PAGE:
How A Mad Man Does Money
Jon Hamm tells all.
WealthSimple, the financial investment company with the commercials that present a dystopian future in which we can afford pugs and clothing and not-Birkin bags if we invest right now, does a very good job with finding famous people and getting them to talk about their money.
They’ve talked to Anthony Bourdain about how much he hates debt. They’ve talked to Kylie Jenner, who shared with the public that her “number one jam” is a cherry red Rolls Royce Wraith before talking about how she feels raising the minimum wage is important in the same breath. Most recently, they sat down with a celebrity that I find both handsome and humble and kind, even though maybe he’s a jerk like every other jerk in Hollywood or maybe he’s just fine. I will never know, but this interview with him about money made me think that maybe he is as down to earth as I think he is.
Jon Hamm worked in the service industry in Hollywood for longer than he has as an actor. Jon Hamm was also a teacher, at the same school he went to in St. Louis. He also has some very clear-headed things to say about money — nothing terribly revolutionary, but it’s always nice to hear someone with lots of money speak about it in a way that resonates with the regulars.
Money, for me, is a means to an end: to pay your bills and eat. Growing up, we were never rich, but I was around money a lot — I had friends who had money. And I didn’t see that people with money seemed any happier than those who got by on less. I’ve never been driven by money — there are more important things to life.
There are more things important in life than money, though when you don’t have a lot of it, it’s hard to wrap your head around that fact. Seems easy for a fancy rich actor to say that there are more important things than money in life, but thankfully Jon Hamm recognizes the fact that when you don’t have money, that fact consumes your life.
But not having money can be a hindrance — it can make life hard, and you spend time worrying about not having it. To me, the main reason to have money is to remove the hindrances that accompany being broke. Once those hindrances are out of the way, it doesn’t matter if you have a ton of money or just a comfortable amount.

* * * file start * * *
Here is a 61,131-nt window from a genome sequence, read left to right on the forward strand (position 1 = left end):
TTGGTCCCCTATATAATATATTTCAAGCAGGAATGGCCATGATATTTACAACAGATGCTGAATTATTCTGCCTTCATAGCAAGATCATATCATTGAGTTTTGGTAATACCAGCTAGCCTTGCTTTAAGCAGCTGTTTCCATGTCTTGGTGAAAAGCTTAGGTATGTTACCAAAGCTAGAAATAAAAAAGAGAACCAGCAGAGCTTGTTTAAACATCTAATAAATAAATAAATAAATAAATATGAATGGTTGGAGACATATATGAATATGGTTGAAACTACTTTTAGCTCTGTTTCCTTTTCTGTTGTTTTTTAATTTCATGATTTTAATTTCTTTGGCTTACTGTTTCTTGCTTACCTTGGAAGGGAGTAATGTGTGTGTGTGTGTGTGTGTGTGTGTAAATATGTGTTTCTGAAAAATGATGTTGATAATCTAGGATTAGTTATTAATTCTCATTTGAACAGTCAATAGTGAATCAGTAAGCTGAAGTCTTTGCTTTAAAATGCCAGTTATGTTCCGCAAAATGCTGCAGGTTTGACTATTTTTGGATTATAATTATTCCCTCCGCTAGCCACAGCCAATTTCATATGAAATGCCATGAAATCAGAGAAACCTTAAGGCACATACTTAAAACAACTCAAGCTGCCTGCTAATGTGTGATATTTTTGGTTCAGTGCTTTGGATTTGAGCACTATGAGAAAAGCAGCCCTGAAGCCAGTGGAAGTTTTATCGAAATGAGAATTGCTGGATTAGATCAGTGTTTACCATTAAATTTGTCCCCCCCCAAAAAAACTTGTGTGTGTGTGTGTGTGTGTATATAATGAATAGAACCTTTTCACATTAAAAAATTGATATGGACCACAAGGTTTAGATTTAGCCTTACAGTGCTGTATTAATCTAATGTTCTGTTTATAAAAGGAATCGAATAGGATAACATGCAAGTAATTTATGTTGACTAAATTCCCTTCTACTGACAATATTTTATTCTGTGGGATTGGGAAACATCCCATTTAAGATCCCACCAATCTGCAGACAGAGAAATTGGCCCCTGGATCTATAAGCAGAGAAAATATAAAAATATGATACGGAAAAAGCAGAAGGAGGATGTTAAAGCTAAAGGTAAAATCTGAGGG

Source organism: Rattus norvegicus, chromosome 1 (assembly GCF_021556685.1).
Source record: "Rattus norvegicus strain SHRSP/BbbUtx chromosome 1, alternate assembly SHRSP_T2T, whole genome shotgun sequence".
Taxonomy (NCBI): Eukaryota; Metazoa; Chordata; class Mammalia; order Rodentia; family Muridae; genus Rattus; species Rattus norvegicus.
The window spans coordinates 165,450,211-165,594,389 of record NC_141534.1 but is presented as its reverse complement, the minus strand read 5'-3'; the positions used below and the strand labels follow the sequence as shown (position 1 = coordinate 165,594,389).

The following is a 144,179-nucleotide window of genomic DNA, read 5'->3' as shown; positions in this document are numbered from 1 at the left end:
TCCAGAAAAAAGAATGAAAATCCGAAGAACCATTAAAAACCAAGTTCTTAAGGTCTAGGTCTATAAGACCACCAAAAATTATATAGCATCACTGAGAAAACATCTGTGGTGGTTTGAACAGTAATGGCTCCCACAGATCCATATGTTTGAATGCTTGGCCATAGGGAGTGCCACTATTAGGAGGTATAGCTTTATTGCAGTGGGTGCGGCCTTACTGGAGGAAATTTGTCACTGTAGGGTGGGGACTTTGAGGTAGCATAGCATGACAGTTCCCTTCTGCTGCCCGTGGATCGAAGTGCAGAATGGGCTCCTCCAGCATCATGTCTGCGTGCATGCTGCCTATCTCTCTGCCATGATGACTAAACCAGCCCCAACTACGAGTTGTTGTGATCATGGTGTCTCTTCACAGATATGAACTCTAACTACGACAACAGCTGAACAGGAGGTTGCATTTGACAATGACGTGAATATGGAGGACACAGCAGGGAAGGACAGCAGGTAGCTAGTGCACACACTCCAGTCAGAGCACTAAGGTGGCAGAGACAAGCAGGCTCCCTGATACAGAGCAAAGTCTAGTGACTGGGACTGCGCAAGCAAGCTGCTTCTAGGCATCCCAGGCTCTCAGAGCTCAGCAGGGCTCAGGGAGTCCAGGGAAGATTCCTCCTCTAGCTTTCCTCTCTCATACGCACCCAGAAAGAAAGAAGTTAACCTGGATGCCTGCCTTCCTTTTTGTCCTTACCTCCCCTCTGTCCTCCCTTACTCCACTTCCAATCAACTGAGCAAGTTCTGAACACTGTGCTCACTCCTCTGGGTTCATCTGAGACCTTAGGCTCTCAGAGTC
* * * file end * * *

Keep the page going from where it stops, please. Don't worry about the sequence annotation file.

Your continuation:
It’s really very true — money makes things easier and when you’re no longer broke, the worries that you had when you were are gone. But I’d argue that having a ton of money or just a comfortable amount when you’re not used to having any presents its own set of challenges. Maybe you worry that the money that you had will one day disappear and that consumes you just as much as the hindrances of your previous financial straits did, if not more. Maybe you overspend. Maybe you don’t spend enough. The differences between a “ton of money” and a “comfortable” amount would have to be laid out in numbers and I’m willing to bet that it differs for everyone, because I don’t know your life or Jon Hamm’s, for that matter.
But despite that, he offers some solid advice about the paralysis of choice that many of us face when trying to make decisions about anything, financial or otherwise.
I think the best advice I have for anyone facing tough decisions is not to let the stakes loom so large in their mind that making a decision becomes impossible. You have to keep a healthy sense of perspective — don’t sweat every choice too much or overthink things. If you take a wrong step, you’ll find the right one. If you lose half your money, you’ll find a way to make more. The older you get, the more crucial that is to remember.
“If you lose half your money, you’ll find a way to make more” is a nice thing to meditate on if you happen to find yourself in this position. It’s something I tell myself occasionally when fretting about a purchase. We will always find a way to make money, though sometimes it’s harder to do.
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